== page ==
Playing counterpoint to Rose’s composing is teaching, back at the college where she’s now on track for tenure, as well as on the cusp of having her first symphony premiered by a major orchestra. This is a grand coup, sponsored through her friendship with renown conductor Stephen Orrick. But a visit to Orrick’s Seattle household results in conflict that threatens to derail her personally and professionally. The pivotal scene is riveting, painful and howlingly funny, and swiftly changes the story’s tone from major to minor key.

It should be noted that, although Rose is a cellist and a composer of classical music, this is not a musician’s story, which sometimes works against it. We hear little about her own music practice, nor what music she surrounds herself with. Does she listen to Bartók or Phillip Glass or Schoenberg to engage her composer’s mind, or does she prefer the timeless purity of Bach? Is she a romanticist, a neoclassicist, or an advocate of the un-melodic Twelve-tone style? Chamberlain does, however, do a fine job in detailing Rose’s impressions of observing other musicians, such as Lila.

“The moment she drew her bow across the strings, her stage presence no longer mattered. The sound eclipsed the sight of her, as though the ear could for once overthrow the almighty eye. In the fluid notes that crested and fell, the surging and slowing and rising again, Rose heard, that first time she’d witnessed Lila Goldensohn, what she had previously known only in her head and had never been able to produce in her own playing. The sound emerged as though from a single body, musician and instrument as one, and each note seemed sung.”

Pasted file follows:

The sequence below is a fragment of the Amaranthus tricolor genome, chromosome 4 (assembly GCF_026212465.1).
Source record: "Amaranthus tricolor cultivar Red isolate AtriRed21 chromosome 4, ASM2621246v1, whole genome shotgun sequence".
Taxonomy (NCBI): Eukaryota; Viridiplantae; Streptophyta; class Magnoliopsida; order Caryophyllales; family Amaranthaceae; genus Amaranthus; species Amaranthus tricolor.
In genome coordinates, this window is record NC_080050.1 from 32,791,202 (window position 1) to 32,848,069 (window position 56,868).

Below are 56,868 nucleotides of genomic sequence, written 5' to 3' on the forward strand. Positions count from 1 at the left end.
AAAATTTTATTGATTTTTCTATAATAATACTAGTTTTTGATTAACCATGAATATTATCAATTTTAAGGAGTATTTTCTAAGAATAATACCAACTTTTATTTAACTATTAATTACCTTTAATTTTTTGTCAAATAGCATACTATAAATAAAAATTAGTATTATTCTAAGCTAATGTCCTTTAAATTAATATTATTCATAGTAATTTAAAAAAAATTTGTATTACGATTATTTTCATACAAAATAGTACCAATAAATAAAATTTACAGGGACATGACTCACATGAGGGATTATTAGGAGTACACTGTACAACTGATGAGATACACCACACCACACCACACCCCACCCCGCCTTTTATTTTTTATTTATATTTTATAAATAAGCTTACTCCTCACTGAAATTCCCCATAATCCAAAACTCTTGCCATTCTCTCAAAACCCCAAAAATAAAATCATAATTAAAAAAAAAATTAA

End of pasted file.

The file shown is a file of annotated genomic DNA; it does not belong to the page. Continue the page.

What ultimately makes this novel succeed so well is Rose herself, her wry humor, her intelligent observations about life, luck, the nature of friendship and love. The story’s pacing does slow toward the end, when tenure and love are questions whose answers are coyly dangled out of reach a bit too long, but this accounts to nothing more than a few missed notes in an otherwise triumphant composition.

There’s another successful novel I’m reading right now that might be more smoothly paced, hitting all those marketable right notes with mathematical precision, and yet the characters and their plight feel ultimately unmemorable, compared to Rose and company. As I was busy hating Natalie and scorning Rose for her misguided loyalty, it dawned on me that Chamberlain had succeeded in breaking through the barrier that normally separates a fictional character from the real world. Rose, as a living, breathing character, was utterly convincing to me. This, then, is why I highly recommend The Rose Variations.

Because, after all, in good fiction, just as in good music performance, it’s not about the missed notes. Worthy art never is.